Jessica: Mary, you're such a good writer. And I feel like maybe the email was written without a ton of editing or revising, and it needs none. Because it's phenomenal.  The way you lead us through every aspect of it to the straight up correct conclusion is genius. 

Dawn, I've never thought about the word lynching until you did a Color Eater edit one week. In the burn-her-at-the-stake scene I had used the word lynch, and you corrected me.  That was the first time I realized that your experience of the word & mine were two completely different things.

This powder thing is the perfect example of white people f-ing it up.  This is us saying, let me fix your problems for you, be the white savior, and I'll feel better about the situation.  All the while we never stop to examine what is inherently flawed in our thinking and how we're playing a part, and we're the ones who need to change our behavior.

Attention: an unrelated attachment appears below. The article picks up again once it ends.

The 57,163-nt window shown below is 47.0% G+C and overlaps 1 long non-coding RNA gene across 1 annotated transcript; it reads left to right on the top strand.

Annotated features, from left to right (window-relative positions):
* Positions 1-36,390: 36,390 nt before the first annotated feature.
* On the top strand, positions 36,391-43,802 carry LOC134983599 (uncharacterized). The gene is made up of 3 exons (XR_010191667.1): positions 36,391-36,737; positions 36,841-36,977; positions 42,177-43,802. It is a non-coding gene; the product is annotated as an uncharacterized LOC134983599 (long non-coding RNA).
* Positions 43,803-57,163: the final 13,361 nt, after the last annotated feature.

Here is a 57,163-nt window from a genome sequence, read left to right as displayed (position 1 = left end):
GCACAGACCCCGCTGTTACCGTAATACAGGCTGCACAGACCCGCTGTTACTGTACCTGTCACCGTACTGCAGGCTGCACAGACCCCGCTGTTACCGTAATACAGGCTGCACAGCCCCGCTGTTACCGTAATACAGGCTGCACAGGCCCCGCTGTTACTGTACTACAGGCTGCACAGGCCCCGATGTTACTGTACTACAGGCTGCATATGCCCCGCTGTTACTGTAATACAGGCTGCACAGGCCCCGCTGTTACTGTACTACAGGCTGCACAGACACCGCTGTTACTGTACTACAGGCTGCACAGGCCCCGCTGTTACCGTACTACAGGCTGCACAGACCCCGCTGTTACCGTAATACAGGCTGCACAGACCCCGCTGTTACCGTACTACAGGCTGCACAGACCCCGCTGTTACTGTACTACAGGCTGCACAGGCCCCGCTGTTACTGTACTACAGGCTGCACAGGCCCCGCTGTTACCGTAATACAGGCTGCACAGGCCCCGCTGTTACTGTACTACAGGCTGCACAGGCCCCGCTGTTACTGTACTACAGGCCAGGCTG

As your spy to the inner working of the behind the scenes white world I want to let you both know that in the past 48 hours I have had conversations about race with 6 other white women.  I cannot think of any other time in my life I have actually had conversations about race with white people. I remember my mom telling me not to use the n-word when I was in elementary school, but that is honestly & entirely the white social race conversations I can remember.  So it feels like there's a waking up behind the curtains that you may not have access to.  I feel like the conversations are the tiniest first steps, and that gave me some hope.  I hope by sharing this with you it gives you a little bit of hope too. 

I know a lot more than talk has to happen, and there's sooooo far to go. But the fact these women are even attempting to find the words to have these conversations means they're also practicing hard conversations so when we go into rooms of all white people we can say the things that have been unsaid for too long.